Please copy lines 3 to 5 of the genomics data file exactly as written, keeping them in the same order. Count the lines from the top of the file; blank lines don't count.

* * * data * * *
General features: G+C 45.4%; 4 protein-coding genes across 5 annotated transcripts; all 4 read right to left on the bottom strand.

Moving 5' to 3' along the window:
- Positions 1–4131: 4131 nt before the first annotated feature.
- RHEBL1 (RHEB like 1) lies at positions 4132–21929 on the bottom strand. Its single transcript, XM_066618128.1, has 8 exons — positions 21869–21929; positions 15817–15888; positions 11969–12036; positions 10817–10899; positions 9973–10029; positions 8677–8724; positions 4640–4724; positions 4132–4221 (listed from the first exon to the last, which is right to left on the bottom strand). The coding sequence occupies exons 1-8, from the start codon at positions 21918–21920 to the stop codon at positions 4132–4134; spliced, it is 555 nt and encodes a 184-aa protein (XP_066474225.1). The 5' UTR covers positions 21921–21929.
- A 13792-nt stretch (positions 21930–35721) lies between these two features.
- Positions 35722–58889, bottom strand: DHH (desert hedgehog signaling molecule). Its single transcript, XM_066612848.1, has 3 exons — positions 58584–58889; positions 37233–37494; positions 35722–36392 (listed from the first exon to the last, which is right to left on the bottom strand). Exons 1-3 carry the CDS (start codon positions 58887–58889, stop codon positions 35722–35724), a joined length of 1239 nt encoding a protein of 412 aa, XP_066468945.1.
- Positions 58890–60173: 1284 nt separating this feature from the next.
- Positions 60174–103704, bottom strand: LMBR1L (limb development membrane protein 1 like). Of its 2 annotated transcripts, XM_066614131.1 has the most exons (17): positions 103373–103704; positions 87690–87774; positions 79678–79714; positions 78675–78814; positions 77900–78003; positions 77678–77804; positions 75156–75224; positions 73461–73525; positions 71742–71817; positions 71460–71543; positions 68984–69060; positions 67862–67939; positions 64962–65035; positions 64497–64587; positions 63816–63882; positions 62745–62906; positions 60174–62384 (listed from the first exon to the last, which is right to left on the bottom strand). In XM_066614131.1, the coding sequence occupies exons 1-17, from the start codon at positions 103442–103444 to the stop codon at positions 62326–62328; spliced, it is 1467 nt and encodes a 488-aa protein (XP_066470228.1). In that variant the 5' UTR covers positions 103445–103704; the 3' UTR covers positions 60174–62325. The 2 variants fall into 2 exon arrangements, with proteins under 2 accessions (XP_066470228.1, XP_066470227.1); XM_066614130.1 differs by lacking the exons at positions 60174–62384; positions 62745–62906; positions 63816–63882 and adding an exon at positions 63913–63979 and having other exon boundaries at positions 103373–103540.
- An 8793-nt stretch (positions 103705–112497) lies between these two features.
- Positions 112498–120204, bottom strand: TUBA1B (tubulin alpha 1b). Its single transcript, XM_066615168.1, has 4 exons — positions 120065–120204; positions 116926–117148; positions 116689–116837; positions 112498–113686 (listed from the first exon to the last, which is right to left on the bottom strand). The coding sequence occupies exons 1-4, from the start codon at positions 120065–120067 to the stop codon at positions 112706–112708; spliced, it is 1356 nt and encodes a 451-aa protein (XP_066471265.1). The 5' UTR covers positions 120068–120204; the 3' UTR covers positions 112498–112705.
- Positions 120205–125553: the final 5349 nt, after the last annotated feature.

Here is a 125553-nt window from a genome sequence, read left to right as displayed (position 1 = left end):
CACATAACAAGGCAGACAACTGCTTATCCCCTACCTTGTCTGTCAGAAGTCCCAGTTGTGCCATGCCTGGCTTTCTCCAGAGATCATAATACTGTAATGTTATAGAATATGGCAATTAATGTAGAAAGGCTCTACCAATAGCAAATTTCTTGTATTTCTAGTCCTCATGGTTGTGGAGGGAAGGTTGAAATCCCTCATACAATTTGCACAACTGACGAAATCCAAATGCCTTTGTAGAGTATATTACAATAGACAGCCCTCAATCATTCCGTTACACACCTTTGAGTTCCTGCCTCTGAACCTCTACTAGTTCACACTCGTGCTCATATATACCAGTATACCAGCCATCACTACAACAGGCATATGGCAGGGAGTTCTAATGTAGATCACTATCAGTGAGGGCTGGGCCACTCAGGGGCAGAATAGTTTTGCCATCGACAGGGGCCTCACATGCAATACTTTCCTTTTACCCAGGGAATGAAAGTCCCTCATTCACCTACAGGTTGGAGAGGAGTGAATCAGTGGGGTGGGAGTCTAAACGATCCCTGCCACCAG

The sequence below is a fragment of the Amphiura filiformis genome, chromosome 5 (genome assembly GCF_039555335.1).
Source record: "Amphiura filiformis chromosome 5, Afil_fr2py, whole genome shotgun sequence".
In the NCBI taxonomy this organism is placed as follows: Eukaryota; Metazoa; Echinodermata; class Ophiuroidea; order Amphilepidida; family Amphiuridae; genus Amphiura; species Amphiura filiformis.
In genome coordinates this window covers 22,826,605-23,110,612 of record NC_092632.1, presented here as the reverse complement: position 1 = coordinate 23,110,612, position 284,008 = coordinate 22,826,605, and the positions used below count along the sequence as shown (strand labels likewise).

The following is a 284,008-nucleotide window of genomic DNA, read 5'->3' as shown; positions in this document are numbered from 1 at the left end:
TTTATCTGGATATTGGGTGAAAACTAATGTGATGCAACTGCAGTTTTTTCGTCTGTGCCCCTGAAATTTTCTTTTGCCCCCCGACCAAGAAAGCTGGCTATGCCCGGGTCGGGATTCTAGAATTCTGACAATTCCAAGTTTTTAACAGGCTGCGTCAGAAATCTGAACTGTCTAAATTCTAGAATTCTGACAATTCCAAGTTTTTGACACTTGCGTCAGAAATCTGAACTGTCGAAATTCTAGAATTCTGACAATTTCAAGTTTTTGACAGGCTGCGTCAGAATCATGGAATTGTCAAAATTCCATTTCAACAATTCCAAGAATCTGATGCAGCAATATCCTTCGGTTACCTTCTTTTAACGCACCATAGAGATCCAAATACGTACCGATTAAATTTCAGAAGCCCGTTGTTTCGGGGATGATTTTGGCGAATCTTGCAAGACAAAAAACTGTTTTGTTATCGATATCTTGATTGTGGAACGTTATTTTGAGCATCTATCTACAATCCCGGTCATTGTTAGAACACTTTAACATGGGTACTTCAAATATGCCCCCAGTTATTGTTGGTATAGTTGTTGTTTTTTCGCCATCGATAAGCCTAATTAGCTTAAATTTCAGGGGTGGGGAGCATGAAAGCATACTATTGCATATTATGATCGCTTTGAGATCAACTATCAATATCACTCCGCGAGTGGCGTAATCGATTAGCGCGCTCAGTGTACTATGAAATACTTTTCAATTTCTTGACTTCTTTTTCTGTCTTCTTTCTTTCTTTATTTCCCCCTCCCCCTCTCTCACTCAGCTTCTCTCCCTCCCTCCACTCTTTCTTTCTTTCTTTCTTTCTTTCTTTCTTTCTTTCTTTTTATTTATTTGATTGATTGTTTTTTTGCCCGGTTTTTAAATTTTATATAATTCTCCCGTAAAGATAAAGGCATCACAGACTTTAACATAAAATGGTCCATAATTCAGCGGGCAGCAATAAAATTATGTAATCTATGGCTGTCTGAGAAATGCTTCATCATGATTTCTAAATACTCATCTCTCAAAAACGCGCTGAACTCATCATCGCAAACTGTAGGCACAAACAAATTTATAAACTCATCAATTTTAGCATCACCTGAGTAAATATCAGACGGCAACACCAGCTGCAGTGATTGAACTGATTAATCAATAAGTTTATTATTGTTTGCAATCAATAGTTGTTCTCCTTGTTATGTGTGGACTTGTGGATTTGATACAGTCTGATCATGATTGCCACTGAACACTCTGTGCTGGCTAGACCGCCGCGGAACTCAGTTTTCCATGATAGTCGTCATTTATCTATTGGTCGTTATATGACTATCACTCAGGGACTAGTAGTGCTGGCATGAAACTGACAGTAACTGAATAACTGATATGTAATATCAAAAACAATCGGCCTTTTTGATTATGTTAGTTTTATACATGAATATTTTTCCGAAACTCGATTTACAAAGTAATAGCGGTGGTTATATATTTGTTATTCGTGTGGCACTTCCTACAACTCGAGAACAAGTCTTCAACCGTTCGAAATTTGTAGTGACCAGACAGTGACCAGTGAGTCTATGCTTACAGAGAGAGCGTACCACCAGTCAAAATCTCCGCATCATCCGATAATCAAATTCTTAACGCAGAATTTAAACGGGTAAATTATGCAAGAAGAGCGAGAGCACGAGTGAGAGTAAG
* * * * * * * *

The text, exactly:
- Positions 1–4131: 4131 nt before the first annotated feature.
- RHEBL1 (RHEB like 1) lies at positions 4132–21929 on the bottom strand. Its single transcript, XM_066618128.1, has 8 exons — positions 21869–21929; positions 15817–15888; positions 11969–12036; positions 10817–10899; positions 9973–10029; positions 8677–8724; positions 4640–4724; positions 4132–4221 (listed from the first exon to the last, which is right to left on the bottom strand). The coding sequence occupies exons 1-8, from the start codon at positions 21918–21920 to the stop codon at positions 4132–4134; spliced, it is 555 nt and encodes a 184-aa protein (XP_066474225.1). The 5' UTR covers positions 21921–21929.
- A 13792-nt stretch (positions 21930–35721) lies between these two features.